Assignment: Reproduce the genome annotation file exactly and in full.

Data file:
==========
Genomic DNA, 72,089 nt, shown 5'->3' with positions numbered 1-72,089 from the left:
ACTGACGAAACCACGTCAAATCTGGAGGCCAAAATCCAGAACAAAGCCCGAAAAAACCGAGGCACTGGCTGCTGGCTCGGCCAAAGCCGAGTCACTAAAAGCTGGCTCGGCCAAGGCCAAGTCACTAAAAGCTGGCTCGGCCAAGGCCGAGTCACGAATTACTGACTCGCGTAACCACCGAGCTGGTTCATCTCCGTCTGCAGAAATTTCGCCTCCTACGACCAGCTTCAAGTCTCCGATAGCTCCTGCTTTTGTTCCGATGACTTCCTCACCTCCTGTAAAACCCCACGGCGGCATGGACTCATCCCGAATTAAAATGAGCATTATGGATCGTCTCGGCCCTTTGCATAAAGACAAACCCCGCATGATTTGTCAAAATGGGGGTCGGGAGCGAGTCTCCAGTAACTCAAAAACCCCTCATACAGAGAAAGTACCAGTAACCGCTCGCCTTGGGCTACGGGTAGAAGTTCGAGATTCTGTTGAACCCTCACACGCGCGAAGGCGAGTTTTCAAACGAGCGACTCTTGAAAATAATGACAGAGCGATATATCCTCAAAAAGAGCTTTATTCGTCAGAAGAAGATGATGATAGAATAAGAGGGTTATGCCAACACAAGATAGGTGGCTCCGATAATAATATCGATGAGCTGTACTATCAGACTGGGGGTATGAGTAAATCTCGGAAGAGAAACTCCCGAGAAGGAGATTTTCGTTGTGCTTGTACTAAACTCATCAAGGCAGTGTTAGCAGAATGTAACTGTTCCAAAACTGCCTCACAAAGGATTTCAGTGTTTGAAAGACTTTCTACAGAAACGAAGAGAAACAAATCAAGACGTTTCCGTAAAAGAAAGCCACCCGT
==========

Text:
Genomic DNA, 72,089 nt, shown 5'->3' with positions numbered 1-72,089 from the left:
ACTGACGAAACCACGTCAAATCTGGAGGCCAAAATCCAGAACAAAGCCCGAAAAAACCGAGGCACTGGCTGCTGGCTCGGCCAAAGCCGAGTCACTAAAAGCTGGCTCGGCCAAGGCCAAGTCACTAAAAGCTGGCTCGGCCAAGGCCGAGTCACGAATTACTGACTCGCGTAACCACCGAGCTGGTTCATCTCCGTCTGCAGAAATTTCGCCTCCTACGACCAGCTTCAAGTCTCCGATAGCTCCTGCTTTTGTTCCGATGACTTCCTCACCTCCTGTAAAACCCCACGGCGGCATGGACTCATCCCGAATTAAAATGAGCATTATGGATCGTCTCGGCCCTTTGCATAAAGACAAACCCCGCATGATTTGTCAAAATGGGGGTCGGGAGCGAGTCTCCAGTAACTCAAAAACCCCTCATACAGAGAAAGTACCAGTAACCGCTCGCCTTGGGCTACGGGTAGAAGTTCGAGATTCTGTTGAACCCTCACACGCGCGAAGGCGAGTTTTCAAACGAGCGACTCTTGAAAATAATGACAGAGCGATATATCCTCAAAAAGAGCTTTATTCGTCAGAAGAAGATGATGATAGAATAAGAGGGTTATGCCAACACAAGATAGGTGGCTCCGATAATAATATCGATGAGCTGTACTATCAGACTGGGGGTATGAGTAAATCTCGGAAGAGAAACTCCCGAGAAGGAGATTTTCGTTGTGCTTGTACTAAACTCATCAAGGCAGTGTTAGCAGAATGTAACTGTTCCAAAACTGCCTCACAAAGGATTTCAGTGTTTGAAAGACTTTCTACAGAAACGAAGAGAAACAAATCAAGACGTTTCCGTAAAAGAAAGCCACCCGT